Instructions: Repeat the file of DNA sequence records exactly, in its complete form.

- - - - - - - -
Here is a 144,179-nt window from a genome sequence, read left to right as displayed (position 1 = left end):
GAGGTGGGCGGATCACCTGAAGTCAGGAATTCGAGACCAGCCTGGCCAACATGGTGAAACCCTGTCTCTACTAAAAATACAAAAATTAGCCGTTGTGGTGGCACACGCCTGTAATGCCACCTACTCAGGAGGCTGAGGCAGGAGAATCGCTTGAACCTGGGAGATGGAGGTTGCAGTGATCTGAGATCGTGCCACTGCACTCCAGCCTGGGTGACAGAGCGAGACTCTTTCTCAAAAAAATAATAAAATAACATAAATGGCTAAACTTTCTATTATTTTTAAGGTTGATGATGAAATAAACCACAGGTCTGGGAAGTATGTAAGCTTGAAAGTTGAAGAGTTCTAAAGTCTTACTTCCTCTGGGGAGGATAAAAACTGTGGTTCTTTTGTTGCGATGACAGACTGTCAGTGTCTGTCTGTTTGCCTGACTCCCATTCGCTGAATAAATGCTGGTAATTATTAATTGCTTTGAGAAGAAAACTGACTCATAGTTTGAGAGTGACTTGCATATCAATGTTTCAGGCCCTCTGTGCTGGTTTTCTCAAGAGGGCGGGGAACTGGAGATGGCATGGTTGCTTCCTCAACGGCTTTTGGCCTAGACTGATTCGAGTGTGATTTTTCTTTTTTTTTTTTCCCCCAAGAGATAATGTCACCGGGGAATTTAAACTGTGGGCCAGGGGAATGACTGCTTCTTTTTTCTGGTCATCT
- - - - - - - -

Here is a 144,179-nt window from a genome sequence, read left to right as displayed (position 1 = left end):
GAGGTGGGCGGATCACCTGAAGTCAGGAATTCGAGACCAGCCTGGCCAACATGGTGAAACCCTGTCTCTACTAAAAATACAAAAATTAGCCGTTGTGGTGGCACACGCCTGTAATGCCACCTACTCAGGAGGCTGAGGCAGGAGAATCGCTTGAACCTGGGAGATGGAGGTTGCAGTGATCTGAGATCGTGCCACTGCACTCCAGCCTGGGTGACAGAGCGAGACTCTTTCTCAAAAAAATAATAAAATAACATAAATGGCTAAACTTTCTATTATTTTTAAGGTTGATGATGAAATAAACCACAGGTCTGGGAAGTATGTAAGCTTGAAAGTTGAAGAGTTCTAAAGTCTTACTTCCTCTGGGGAGGATAAAAACTGTGGTTCTTTTGTTGCGATGACAGACTGTCAGTGTCTGTCTGTTTGCCTGACTCCCATTCGCTGAATAAATGCTGGTAATTATTAATTGCTTTGAGAAGAAAACTGACTCATAGTTTGAGAGTGACTTGCATATCAATGTTTCAGGCCCTCTGTGCTGGTTTTCTCAAGAGGGCGGGGAACTGGAGATGGCATGGTTGCTTCCTCAACGGCTTTTGGCCTAGACTGATTCGAGTGTGATTTTTCTTTTTTTTTTTTCCCCCAAGAGATAATGTCACCGGGGAATTTAAACTGTGGGCCAGGGGAATGACTGCTTCTTTTTTCTGGTCATCT